Cotton candy is a rite of passage for any kid. The pink and blue sugary clouds are the unmistakable harbinger of fast rides, loud noises, and sometimes, if you’re very lucky, pony rides. Did a dentist really invent it? And why do we have grapes that taste like it? Join us as we explore the wonderful world of the classic carnival sweet.
To make it, we first heat coloured sugar down to its liquid form. This is then squeezed or spun out of little baby holes, a process that occurs so quickly that it causes the sugar to turn back to its solid state – but in the form of thin and delicate strands that are collected in the shape we’re familiar with today. Sometimes you can witness the process in person at a fair or festival, and sometimes you have to use another name for it; candy floss is the common one in places like the UK, India, and South Africa, but way down in Australia, they call it fairy floss!
But did a dentist really invent it? Yes and no. To be honest, the actual pre-machine origins of the fluffy food are hazy and can be tracked to Europe as early as the 15th century. But once we start looking at spinning instruments from various places between 1897 and 1921 we do, in fact, see the names of not only one, but two dentists.
First we have William Morrison, a dentist who worked with confectioner John Wharton to develop a machine that creates the airy confection. It was first introduced to new audiences at the 1904 St. Louis World’s Fair with great success, selling close to 70,000 products in 8 months. Later, Albert Robinson would design a device that would better manage the heat efficiency in the machine. Then New Orleans dentist, Joseph Lascaux, eventually created the first automatic machine. This would allow the clouds to be spun in person at every carnival and fair. Of course, in pandemic times, we are all longing to visit an amusement park or a fair and munch on this sticky dessert.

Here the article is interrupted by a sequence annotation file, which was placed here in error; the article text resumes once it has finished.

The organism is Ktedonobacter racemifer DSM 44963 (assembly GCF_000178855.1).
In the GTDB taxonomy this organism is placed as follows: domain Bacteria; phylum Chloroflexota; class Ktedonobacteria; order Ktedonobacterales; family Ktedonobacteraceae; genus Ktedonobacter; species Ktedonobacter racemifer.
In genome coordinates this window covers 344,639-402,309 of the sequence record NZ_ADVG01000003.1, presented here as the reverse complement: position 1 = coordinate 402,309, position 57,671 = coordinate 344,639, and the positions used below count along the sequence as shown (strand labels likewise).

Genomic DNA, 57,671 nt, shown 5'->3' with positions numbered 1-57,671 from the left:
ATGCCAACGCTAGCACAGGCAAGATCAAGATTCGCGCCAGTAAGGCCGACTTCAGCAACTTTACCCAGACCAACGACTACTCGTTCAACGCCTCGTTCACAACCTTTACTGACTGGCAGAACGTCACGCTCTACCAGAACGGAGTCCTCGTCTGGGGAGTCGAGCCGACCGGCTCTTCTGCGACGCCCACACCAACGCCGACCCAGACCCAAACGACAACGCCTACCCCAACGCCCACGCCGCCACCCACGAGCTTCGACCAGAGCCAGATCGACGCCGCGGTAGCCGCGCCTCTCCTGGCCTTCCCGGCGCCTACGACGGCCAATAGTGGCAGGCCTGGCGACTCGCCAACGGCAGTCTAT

If you don’t already know, the blue flavour is actually blue raspberry. Contrastingly, the pink can be either vanilla or bubble gum flavour. When combined,we see purple cotton floss. Interestingly, the first cotton floss was plain white.
But what about the cotton candy grapes (see video 4:26 min), are they real? Yes, they’re real. Developed in 2001 and non-GMO, no artificial flavoring is added to give the grapes a candy-like taste. Fruit geneticist David Cain at the California-based fruit breeding company, International Fruit Genetics (IFG) wanted to create an improvement on the taste, size, and texture of the concord grape, which was too delicate. He performed plant breeding from multiple grape species and managed to create a grape type that has about 12% more sugar than regular table grapes but far less tartness. It is now grown and distributed by Grapery, a third generation vineyard that uses science to introduce new natural grape types.
Have a craving for the fairy floss dessert? See what’s available near you. It’s worth having a look if you feel like having cotton candy right now. It’s sure to make you feel like a kid at the carnival again, minus the scary clowns.
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With a mission to facilitate foodies’ search for their desired products, the site allows finding locations that dessert items are sold at, enhances knowledge on various treats (i.e., variety, flavours, health benefits, history, origins, etc.), and enables people to enjoy the wealth of life.